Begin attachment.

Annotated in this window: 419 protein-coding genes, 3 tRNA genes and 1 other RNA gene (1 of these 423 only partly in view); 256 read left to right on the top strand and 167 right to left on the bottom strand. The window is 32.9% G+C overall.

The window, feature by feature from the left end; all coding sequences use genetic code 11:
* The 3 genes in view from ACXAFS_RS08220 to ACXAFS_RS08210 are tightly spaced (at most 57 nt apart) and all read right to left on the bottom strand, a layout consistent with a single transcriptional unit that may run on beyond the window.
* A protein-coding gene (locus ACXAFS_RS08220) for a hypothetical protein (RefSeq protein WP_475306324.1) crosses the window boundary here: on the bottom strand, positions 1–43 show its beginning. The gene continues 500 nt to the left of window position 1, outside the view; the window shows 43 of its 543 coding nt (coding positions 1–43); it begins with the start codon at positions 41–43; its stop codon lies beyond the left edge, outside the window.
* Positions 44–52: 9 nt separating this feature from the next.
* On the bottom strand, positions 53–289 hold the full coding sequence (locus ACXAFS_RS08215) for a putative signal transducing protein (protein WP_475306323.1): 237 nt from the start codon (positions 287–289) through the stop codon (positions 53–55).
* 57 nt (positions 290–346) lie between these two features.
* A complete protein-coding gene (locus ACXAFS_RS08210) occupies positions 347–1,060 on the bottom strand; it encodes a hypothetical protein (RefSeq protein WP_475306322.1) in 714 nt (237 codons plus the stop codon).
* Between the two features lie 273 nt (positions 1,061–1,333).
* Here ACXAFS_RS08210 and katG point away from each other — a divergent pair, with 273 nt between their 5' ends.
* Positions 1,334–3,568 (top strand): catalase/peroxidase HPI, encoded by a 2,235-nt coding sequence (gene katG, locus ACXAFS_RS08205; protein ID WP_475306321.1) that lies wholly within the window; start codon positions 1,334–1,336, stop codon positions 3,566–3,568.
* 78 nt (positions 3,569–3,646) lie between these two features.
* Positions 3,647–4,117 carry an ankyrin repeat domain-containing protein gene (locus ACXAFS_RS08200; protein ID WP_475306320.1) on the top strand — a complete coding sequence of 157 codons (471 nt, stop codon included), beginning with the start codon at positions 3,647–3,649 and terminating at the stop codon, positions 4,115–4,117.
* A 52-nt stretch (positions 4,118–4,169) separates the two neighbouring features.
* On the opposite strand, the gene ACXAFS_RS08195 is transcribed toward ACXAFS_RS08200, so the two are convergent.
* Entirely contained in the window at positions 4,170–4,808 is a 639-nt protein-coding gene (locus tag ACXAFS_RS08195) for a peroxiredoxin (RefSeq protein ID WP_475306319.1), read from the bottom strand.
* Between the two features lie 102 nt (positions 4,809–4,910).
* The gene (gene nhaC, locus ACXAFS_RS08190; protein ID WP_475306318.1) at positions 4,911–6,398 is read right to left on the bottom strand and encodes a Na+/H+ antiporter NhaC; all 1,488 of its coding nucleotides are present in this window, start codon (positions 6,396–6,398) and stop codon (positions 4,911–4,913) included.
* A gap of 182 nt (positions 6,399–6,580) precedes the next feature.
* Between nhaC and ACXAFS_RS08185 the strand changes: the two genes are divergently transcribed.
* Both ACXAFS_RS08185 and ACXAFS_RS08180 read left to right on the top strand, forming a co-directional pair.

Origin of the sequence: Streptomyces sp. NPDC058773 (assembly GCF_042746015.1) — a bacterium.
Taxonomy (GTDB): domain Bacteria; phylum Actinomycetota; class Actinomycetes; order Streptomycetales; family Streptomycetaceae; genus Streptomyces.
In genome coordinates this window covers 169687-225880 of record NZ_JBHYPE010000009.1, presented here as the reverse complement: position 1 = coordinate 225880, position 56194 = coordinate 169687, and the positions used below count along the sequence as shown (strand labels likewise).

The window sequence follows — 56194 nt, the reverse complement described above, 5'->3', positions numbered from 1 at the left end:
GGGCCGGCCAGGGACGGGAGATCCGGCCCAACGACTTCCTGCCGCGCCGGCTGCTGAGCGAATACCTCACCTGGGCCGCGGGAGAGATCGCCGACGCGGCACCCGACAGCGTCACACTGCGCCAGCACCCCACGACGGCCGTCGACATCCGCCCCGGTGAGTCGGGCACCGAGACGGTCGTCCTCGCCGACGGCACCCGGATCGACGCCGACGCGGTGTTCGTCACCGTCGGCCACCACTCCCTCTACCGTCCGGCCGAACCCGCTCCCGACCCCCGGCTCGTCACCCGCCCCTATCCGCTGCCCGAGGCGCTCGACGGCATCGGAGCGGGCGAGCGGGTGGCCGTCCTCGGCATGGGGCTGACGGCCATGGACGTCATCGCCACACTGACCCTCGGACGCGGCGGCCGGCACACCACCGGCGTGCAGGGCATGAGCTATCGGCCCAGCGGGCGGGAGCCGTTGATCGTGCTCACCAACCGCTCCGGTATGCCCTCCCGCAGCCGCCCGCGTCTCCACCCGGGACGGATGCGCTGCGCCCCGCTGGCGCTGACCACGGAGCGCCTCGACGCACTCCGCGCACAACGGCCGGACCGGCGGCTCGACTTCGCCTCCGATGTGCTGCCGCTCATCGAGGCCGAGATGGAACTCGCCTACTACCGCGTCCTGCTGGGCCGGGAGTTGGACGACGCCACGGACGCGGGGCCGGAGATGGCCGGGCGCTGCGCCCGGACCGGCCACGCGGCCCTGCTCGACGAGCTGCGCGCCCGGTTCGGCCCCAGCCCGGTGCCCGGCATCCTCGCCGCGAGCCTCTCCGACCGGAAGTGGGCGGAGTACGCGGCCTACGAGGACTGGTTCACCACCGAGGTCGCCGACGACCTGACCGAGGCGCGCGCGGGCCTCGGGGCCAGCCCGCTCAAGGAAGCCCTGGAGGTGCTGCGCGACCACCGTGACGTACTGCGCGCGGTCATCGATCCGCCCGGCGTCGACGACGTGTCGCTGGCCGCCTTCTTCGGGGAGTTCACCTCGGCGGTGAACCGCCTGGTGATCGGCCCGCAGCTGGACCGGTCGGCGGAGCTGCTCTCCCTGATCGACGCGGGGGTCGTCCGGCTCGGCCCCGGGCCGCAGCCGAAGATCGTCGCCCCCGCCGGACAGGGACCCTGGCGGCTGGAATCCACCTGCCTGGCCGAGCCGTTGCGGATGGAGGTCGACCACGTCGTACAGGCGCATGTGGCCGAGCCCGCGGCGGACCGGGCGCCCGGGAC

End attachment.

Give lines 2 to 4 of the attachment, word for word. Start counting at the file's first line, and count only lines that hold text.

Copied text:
The window, feature by feature from the left end; all coding sequences use genetic code 11:
* The 3 genes in view from ACXAFS_RS08220 to ACXAFS_RS08210 are tightly spaced (at most 57 nt apart) and all read right to left on the bottom strand, a layout consistent with a single transcriptional unit that may run on beyond the window.
* A protein-coding gene (locus ACXAFS_RS08220) for a hypothetical protein (RefSeq protein WP_475306324.1) crosses the window boundary here: on the bottom strand, positions 1–43 show its beginning. The gene continues 500 nt to the left of window position 1, outside the view; the window shows 43 of its 543 coding nt (coding positions 1–43); it begins with the start codon at positions 41–43; its stop codon lies beyond the left edge, outside the window.